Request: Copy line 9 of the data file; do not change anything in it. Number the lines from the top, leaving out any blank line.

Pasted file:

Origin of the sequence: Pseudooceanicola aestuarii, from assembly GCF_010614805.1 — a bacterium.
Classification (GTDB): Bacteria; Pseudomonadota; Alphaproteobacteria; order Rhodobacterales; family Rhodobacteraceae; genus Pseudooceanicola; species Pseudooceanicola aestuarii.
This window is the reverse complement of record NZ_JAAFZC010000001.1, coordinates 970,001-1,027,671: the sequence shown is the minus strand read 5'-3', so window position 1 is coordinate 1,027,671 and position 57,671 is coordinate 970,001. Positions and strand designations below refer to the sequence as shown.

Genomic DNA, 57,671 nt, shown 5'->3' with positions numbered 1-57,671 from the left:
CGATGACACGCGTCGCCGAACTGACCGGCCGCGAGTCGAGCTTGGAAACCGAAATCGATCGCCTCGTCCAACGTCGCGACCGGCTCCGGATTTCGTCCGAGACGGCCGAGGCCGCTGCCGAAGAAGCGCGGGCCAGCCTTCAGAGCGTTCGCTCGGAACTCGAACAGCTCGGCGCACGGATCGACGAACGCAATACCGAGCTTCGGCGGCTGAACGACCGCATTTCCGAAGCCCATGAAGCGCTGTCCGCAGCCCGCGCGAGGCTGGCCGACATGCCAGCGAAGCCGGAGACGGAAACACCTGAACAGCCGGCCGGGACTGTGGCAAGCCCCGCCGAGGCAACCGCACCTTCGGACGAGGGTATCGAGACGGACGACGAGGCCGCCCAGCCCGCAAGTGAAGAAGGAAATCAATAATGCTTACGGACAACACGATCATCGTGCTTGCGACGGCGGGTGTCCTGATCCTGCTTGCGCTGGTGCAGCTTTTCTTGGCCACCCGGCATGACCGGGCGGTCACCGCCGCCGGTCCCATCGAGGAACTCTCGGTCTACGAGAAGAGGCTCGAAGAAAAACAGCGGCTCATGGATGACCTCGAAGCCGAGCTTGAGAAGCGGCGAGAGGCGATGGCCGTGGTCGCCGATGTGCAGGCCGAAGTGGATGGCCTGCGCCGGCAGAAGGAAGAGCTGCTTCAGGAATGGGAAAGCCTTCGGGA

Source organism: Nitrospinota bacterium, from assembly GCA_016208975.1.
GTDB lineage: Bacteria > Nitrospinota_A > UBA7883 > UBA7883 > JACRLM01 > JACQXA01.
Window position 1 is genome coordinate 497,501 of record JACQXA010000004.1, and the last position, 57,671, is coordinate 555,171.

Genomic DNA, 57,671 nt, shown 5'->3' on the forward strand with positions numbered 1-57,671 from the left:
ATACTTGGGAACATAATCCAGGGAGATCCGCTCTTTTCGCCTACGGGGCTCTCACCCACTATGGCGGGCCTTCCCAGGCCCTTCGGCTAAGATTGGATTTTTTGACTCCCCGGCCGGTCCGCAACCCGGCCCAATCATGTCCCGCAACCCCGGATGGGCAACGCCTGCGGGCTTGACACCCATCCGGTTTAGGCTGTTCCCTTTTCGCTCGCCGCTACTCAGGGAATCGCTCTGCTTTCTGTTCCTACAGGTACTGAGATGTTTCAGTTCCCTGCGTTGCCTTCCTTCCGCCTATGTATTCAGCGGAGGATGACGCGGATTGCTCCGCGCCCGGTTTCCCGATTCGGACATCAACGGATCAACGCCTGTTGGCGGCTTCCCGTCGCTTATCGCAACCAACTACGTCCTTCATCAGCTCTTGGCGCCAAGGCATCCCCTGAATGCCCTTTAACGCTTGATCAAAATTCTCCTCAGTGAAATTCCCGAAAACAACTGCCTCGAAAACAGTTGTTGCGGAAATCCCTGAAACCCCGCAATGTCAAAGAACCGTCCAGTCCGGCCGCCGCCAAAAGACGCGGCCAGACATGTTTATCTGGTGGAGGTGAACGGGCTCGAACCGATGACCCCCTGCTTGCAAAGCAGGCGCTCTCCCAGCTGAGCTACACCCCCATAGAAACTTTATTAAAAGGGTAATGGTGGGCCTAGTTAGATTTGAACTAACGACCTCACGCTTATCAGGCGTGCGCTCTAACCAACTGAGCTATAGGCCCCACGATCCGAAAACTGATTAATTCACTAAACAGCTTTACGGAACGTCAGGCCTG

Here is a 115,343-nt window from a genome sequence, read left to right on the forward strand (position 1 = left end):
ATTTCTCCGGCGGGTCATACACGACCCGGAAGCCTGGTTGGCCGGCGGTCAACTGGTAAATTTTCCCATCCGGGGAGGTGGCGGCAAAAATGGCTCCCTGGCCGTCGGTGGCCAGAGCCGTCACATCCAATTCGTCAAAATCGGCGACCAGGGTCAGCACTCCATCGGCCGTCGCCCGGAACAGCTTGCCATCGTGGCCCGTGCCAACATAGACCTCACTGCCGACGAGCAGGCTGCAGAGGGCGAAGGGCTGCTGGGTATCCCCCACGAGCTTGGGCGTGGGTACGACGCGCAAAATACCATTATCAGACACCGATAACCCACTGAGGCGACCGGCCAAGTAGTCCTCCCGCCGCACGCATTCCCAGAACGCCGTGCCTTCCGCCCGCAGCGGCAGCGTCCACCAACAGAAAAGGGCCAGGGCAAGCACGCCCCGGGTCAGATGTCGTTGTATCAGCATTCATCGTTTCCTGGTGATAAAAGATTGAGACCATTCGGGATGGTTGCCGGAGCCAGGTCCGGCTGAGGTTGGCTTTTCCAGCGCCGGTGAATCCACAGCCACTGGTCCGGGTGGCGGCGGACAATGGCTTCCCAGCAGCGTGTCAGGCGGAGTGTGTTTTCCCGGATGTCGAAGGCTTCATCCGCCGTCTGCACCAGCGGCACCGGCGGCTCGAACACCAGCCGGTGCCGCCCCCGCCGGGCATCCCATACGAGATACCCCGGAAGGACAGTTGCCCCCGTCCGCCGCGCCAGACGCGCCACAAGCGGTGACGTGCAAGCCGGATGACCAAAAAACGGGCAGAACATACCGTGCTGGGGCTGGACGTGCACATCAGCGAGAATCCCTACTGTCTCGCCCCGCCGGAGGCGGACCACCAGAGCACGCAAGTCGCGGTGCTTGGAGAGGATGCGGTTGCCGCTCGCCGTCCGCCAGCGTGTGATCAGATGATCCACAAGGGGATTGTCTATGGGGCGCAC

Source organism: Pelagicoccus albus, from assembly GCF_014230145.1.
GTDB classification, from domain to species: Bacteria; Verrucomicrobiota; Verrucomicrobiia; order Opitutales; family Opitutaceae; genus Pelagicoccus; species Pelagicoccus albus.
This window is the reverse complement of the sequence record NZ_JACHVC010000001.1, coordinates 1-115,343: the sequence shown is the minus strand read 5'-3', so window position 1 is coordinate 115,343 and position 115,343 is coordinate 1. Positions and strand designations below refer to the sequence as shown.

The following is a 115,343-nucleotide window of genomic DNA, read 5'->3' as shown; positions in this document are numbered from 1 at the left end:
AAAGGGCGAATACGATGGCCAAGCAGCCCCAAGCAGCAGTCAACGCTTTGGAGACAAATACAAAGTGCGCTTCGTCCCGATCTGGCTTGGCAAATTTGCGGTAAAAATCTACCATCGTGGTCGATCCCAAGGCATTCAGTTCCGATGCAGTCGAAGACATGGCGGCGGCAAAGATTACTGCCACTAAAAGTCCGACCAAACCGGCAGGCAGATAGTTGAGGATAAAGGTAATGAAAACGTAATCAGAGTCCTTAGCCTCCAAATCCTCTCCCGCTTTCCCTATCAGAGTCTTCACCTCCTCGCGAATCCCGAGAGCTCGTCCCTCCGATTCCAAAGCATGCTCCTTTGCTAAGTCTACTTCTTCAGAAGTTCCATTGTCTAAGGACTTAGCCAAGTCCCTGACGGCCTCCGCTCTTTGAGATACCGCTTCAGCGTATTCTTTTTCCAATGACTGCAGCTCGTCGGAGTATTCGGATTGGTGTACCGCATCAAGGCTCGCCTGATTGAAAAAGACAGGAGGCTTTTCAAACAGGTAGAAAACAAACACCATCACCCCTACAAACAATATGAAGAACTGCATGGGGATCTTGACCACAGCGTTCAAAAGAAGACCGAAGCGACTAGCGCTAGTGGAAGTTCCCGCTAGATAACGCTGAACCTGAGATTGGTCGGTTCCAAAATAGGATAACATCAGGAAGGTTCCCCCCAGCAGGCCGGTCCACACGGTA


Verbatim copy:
Genomic DNA, 57,671 nt, shown 5'->3' on the forward strand with positions numbered 1-57,671 from the left: